She garnered support from the city’s largest union and major national progressives, and was seen as a rising star. But she lost the Democratic nomination to moderate Democrat Eric Adams in a primary field that included more than a dozen candidates.

“Yes, it’s always tough for women, especially women of color, to win a citywide office in New York and statewide races across the country. And there is no doubt that our democracy is in peril, ”Wiley wrote in an op-ed for the Washington Post after his defeat. “Making it easier to vote, educating voters and nurturing a new and diverse pool of candidates who are not beholden to powerful interests are the tools that will guarantee our democracy. ”

Larry Elder, Conservative radio host

Elder, a longtime conservative radio host in Los Angeles and regular on Fox News, became a leading gubernatorial candidate for Republicans in California’s recall election against Gov. Gavin NewsomGavin NewsomJudge Speaks Out Against San Diego Schools Vaccination Mandate Why Progressives Should Resist Temptation to Imitate Texas Law Oakland Mayor Calls on State for Help Tackling Violent Crime MORE (D).

Throughout the election campaign, he garnered the support of some of Hollywood’s top conservatives and vowed to replace the longtime Democratic senator. Diane finsteinDianne Emiel FeinsteinPelosi takes a step back on defense of stock markets Several Democrats call on FAA and CDC to require vaccines and negative tests for air travel Senators reach agreement on framework for re-authorize the law on violence against women PLUS with a Republican if he won.

“I am running for governor because California’s decline is not the fault of its people. Our government is ruining the Golden State, ”read its campaign website when it launched. “Our streets are not immune to the increase in violent crime or the disaster of growing homelessness. And the Sacramento scandals are not going to end on their own. It’s time to tell the truth. We have a state to save.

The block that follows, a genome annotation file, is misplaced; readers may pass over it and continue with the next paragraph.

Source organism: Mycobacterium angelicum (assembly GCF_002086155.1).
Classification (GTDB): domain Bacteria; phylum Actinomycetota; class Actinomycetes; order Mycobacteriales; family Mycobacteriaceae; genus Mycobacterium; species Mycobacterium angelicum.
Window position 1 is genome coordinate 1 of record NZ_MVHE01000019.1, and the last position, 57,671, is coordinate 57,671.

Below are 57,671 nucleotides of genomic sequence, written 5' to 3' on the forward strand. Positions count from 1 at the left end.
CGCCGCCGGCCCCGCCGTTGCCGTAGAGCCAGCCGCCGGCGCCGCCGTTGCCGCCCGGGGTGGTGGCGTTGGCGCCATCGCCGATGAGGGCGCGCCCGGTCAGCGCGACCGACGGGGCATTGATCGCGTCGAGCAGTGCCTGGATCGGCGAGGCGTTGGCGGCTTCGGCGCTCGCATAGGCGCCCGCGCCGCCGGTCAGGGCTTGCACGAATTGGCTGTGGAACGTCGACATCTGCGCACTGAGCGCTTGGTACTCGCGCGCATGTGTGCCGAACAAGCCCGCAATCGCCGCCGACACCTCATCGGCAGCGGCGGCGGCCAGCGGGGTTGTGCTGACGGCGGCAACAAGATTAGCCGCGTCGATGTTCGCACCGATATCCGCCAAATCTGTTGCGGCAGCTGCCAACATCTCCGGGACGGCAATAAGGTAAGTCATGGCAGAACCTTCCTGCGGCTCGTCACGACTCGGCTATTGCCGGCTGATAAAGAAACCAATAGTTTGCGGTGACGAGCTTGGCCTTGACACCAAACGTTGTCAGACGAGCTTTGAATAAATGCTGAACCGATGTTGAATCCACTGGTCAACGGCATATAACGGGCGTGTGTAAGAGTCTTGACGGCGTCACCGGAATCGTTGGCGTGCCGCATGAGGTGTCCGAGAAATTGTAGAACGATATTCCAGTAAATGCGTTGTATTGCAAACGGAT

In the final weeks of the recall campaign, Elder made frequent appearances on Fox’s prime-time opinion-polls with network hosts cheering on his efforts and telling California voters they should consider opting out. support him in order to make California blush.

“I’m a unifier,” he said after the failed recall effort, teasing another potential candidate. “We will bring this country together. “

Donna Deegan, local TV presenter

Notoriety in the media is something that local election candidates have been trying to capitalize on for decades.

A recent example came in Jacksonville, Florida, where longtime weekday TV presenter Donna Deegan announced this month she would run for mayor, saying “change” was needed. in the city.

“We suffer not so much from poverty of wealth as from poverty of will and imagination,” she said in a speech announcing her campaign. “That’s why we need a change in leadership. Change for good, change that will last, change that works for everyone in Jacksonville.

Deegan, a breast cancer survivor, would be the first woman elected mayor in Jacksonville history and the second Democrat in 30 years, the Florida Times-Union reported. She once ran against the outgoing Republican John rutherfordJohn Henry RutherfordFive Faces of the Media That Became Political Candidates Overnight Defense: Advances on Pentagon Spending Bill 6B | The candidate of the Secretary of the Navy passes through the audience | Barriers pile up in fight to fund Capitol security Assistance dogs save veterans’ lives, despite limited access through VA PLUS (R) for a seat representing the 4th Congressional District of Florida and lost.

“I hope Representative Rutherford has heard your voice and will work for meaningful healthcare reform, coverage for pre-existing conditions and more,” Deegan said after being defeated by Rutherford. “Our work continues.

This article was updated at 9:26 a.m.